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I'm planning on making my first web-server. My plan is to use a RPi3B (or RPi3A if it comes without wifi and bluetooth, but with ethernet) for it. But because I'm new to web-servers I've a couple of questions:

  1. My internet provider doesn't provide static IPv4 (and probably my IPv6 is also not a fixed range). How do I couple my RPi web-server to the my domain name I'll buying for it?
  2. At first it will be a light website, but I also want to use it as a learning tool for my HTML/CSS/PHP/*SQL skills and show case my skills. What web server (Lighttpd, Apache, etc) would fit that brief the best?
  3. Is there a possibility to turn off wifi and bluetooth on firmware level so it can't be turn on by remote access?
  4. I'm planning to use Rasbian and off-course I'll change the user name and password. Are there any other security tips for keeping my home network save from an hacker who has hacked my RPi server?
  5. I'm planning on restrict SSH access to the local IP range. Are there any other security tip?

closed as too broad by Milliways, Steve Robillard, Jacobm001 May 12 '17 at 22:13

Please edit the question to limit it to a specific problem with enough detail to identify an adequate answer. Avoid asking multiple distinct questions at once. See the How to Ask page for help clarifying this question. If this question can be reworded to fit the rules in the help center, please edit the question.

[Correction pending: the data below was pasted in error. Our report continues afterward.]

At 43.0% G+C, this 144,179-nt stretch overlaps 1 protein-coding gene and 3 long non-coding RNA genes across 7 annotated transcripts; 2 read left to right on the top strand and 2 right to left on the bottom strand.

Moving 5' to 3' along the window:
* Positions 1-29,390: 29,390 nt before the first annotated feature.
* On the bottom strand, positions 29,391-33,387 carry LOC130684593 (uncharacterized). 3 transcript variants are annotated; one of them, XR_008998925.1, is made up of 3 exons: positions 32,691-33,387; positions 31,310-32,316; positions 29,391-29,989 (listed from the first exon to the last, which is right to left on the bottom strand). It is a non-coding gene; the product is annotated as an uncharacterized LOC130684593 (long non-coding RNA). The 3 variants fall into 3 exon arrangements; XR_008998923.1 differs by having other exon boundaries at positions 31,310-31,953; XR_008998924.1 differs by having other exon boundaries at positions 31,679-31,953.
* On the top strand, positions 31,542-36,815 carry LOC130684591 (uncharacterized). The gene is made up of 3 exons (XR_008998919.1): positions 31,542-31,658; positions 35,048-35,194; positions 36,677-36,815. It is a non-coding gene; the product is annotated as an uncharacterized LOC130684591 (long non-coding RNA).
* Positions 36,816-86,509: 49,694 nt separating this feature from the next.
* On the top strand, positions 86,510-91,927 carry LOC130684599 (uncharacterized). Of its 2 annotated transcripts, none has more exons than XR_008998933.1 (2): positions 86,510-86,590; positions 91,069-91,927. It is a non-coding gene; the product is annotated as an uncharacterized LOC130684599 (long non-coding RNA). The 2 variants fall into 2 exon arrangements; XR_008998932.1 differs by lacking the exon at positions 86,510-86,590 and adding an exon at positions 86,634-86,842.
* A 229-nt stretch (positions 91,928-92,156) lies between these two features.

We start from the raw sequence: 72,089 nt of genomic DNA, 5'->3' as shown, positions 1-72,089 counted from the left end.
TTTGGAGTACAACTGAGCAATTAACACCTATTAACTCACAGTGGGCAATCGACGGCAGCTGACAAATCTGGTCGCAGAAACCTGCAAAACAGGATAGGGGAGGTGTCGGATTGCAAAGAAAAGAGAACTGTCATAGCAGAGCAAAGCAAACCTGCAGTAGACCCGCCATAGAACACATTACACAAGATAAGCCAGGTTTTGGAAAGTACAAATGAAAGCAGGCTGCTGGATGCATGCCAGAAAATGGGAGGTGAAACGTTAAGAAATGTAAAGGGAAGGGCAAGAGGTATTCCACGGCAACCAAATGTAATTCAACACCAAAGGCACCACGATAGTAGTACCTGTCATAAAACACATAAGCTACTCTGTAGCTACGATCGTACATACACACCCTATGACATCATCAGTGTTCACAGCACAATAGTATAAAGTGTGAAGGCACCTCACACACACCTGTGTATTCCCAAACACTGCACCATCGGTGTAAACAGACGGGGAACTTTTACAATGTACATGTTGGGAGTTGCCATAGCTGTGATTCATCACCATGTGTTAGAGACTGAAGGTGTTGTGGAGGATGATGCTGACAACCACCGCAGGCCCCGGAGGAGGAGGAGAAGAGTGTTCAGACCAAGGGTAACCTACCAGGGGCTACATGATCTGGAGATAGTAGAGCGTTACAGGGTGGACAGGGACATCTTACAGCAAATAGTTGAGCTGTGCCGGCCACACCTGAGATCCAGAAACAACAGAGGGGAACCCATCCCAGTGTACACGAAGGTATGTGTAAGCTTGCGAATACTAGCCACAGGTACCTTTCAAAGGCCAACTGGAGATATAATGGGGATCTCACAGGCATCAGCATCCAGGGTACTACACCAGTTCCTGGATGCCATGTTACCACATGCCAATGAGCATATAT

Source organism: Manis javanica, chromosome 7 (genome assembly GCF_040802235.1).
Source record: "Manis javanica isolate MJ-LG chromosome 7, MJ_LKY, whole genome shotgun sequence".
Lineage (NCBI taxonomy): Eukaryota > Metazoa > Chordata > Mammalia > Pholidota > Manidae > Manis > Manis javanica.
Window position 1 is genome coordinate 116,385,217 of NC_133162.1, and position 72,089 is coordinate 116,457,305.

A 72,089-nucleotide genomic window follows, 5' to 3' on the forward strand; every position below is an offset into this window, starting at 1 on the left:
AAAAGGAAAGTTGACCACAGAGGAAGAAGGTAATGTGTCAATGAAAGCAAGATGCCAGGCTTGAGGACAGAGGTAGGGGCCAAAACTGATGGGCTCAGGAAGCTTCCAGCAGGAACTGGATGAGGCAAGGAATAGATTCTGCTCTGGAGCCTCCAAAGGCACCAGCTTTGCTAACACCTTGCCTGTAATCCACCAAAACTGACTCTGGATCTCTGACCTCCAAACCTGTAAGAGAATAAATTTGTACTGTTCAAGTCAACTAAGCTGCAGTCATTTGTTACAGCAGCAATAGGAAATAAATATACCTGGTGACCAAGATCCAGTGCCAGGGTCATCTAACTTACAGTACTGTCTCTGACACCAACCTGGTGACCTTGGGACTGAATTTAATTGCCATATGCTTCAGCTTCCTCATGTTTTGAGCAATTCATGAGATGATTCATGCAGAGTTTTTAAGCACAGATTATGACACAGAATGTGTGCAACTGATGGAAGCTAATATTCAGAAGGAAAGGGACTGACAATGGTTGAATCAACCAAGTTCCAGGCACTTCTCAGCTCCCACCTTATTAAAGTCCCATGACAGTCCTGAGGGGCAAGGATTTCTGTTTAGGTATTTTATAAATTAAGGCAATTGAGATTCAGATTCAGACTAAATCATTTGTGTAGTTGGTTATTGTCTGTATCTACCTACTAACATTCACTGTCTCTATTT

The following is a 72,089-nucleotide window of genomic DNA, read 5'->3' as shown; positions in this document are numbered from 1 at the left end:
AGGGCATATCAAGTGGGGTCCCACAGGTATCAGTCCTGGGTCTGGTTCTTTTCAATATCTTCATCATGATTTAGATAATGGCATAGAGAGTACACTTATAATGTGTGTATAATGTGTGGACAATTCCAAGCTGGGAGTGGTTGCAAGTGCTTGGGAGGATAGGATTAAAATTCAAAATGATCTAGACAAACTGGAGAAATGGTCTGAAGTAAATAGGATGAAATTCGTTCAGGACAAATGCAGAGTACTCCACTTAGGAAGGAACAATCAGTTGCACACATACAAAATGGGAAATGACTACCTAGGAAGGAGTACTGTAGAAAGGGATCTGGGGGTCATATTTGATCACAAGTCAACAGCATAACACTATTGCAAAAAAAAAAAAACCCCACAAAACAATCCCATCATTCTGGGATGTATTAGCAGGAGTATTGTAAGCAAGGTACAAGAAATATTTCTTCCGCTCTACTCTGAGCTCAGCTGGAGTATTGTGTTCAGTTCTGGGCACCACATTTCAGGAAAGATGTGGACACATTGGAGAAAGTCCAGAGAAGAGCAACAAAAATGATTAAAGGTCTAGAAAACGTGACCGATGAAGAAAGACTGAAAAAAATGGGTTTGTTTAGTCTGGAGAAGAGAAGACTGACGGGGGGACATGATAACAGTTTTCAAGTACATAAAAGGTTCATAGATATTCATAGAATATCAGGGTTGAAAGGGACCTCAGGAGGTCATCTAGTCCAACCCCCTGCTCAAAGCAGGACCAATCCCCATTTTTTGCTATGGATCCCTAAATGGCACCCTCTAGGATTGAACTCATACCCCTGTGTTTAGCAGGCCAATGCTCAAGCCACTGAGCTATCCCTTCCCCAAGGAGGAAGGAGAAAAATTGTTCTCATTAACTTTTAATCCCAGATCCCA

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    You have asked 5 questions. The 1st has nothing to do with the Pi. – Milliways May 12 '17 at 10:36
  • At least the questions are well defined :D +1 – Piotr Kula May 12 '17 at 13:00
  • @Milliways: Yes, I asked 5 question, but if asked separately they would give possible conflicting answer. And the first question is maybe not directly related to RPi, but not all solutions will work on a RPi. – Mat_64 May 12 '17 at 13:36
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  1. You can use services such as DynDns which update the IP your hostname points to as your IP changes.

  2. From this article (hosted on a Raspberry Pi) it shows benchmarks between Apache2 and Nginx. The results show that Nginx is the best option.

  3. There's a post here that shows how to achieve this. You have to edit the /etc/modprobe.d/raspi-blacklist.conf file like this:

    #wifi

    blacklist brcmfmac

    blacklist brcmutil

    #bt

    blacklist btbcm

    blacklist hci_uart

  4. The best thing to do is to put in the necessary security measures so the Raspberry Pi doesn't get compromised in the first place. I'd recommend to:

    • Disable SSH
    • Only have port 80 open (443 if you want the website to use encryption)
    • Make sure the website is secure. For example, protect it from SQL Injection and XSS, etc.
  5. Safer to disable it completely if that's possible. If not, use STRONG passwords add cool-down periods so there can't be a bruteforce attack.

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